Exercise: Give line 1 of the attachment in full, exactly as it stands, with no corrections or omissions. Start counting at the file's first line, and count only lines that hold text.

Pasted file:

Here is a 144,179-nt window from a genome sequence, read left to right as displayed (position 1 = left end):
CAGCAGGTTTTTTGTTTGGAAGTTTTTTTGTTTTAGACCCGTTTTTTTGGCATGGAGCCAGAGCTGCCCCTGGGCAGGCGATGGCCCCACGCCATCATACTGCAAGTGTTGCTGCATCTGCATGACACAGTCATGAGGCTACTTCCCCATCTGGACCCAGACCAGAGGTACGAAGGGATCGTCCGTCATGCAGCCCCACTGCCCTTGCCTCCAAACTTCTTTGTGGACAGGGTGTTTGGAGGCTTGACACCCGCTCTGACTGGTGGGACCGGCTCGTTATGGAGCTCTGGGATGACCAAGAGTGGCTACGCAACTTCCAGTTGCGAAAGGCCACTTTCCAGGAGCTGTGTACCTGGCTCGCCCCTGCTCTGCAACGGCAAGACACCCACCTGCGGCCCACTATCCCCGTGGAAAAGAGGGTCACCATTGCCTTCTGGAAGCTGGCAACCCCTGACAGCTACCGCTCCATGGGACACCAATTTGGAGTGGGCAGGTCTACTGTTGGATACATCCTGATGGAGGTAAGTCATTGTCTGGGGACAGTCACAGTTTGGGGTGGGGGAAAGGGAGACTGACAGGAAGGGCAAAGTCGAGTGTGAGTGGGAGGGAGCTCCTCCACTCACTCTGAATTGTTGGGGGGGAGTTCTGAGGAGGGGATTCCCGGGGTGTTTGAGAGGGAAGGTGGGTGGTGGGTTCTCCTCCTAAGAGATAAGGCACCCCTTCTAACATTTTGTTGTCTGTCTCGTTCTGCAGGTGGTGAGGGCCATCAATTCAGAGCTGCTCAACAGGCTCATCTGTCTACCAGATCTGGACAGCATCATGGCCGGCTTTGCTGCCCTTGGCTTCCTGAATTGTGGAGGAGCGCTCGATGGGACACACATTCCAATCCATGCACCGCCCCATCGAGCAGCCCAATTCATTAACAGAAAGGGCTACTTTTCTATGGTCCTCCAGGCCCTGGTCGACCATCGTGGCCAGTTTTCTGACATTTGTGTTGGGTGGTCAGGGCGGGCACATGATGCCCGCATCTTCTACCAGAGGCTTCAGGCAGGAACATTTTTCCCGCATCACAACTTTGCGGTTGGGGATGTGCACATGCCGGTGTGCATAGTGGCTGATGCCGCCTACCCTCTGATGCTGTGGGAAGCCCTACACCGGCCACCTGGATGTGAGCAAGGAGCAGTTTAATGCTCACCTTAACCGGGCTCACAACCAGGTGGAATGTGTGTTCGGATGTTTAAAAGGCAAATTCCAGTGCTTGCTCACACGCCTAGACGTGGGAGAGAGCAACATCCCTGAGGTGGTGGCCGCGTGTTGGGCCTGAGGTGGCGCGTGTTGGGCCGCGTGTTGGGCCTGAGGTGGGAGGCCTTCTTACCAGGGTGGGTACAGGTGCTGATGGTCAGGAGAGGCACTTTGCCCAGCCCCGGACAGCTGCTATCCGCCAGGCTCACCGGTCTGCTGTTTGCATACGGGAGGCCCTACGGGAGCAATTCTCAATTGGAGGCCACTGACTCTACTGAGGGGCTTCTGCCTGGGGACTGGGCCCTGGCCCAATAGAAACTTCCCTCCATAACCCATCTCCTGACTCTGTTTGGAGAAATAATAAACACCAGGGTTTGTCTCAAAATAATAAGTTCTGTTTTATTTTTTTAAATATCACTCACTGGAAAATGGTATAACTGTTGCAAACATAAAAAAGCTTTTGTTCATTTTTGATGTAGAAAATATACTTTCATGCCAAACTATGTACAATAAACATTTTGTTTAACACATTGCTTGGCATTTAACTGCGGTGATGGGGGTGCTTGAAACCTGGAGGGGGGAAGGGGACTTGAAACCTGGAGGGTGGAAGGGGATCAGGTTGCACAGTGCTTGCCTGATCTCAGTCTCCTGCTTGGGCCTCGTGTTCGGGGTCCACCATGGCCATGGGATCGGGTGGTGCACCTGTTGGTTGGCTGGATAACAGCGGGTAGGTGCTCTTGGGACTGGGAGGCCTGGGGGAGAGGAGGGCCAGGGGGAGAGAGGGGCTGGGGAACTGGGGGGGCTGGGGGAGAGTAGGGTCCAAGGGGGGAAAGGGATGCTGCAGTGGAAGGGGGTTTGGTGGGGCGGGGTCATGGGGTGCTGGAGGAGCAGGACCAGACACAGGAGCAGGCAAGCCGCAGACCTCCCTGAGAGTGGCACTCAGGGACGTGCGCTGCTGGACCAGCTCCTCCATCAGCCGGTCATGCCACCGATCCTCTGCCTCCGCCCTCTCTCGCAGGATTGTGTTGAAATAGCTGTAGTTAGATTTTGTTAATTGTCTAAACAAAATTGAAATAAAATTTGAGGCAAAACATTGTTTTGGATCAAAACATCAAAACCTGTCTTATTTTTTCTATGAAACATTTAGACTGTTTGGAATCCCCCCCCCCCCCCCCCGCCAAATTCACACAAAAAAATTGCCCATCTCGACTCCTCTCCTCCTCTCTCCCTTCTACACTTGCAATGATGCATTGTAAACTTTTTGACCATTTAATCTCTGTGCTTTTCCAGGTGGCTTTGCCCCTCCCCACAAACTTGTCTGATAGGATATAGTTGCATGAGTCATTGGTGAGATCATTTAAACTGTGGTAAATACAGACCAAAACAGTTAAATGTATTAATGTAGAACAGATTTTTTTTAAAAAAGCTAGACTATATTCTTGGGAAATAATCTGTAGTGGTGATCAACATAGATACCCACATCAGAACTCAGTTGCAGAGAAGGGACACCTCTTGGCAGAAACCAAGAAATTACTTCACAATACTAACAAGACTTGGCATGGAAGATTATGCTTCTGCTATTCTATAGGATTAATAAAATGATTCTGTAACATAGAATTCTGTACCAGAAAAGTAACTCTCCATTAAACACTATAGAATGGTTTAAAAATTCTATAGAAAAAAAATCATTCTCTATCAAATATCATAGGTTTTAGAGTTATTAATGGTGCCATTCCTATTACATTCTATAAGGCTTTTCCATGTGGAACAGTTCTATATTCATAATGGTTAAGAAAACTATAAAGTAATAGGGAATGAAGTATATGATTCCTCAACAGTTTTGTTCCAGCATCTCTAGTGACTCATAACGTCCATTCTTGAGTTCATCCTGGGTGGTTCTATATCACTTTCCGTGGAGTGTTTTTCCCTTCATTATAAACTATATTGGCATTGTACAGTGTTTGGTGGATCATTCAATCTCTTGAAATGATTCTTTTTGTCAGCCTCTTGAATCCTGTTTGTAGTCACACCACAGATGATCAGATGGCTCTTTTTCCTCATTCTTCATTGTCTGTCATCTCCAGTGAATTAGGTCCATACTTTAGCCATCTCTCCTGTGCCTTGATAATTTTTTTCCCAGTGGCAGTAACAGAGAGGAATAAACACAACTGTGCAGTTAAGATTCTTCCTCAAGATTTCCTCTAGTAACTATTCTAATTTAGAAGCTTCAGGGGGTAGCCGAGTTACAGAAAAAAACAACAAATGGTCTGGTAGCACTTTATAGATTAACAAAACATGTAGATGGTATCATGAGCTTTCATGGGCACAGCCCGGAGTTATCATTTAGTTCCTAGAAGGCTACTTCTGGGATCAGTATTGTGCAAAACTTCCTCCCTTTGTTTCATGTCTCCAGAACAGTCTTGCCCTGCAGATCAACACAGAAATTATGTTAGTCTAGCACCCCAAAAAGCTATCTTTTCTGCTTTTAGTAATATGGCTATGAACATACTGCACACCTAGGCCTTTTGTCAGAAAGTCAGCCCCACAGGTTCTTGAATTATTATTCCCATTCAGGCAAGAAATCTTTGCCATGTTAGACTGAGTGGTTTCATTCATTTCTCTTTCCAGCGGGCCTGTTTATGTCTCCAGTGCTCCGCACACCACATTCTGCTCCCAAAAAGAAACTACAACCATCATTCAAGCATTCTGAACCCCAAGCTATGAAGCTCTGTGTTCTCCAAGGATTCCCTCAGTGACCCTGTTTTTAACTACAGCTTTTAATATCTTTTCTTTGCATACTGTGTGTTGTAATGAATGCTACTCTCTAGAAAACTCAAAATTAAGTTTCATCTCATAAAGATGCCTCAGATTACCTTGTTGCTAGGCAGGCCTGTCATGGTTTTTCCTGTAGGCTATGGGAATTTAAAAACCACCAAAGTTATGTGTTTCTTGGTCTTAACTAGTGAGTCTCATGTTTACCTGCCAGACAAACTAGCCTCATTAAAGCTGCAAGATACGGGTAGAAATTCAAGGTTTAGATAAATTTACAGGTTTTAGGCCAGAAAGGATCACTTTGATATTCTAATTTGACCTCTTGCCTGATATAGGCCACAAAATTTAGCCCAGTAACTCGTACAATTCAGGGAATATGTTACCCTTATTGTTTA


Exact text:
Here is a 144,179-nt window from a genome sequence, read left to right as displayed (position 1 = left end):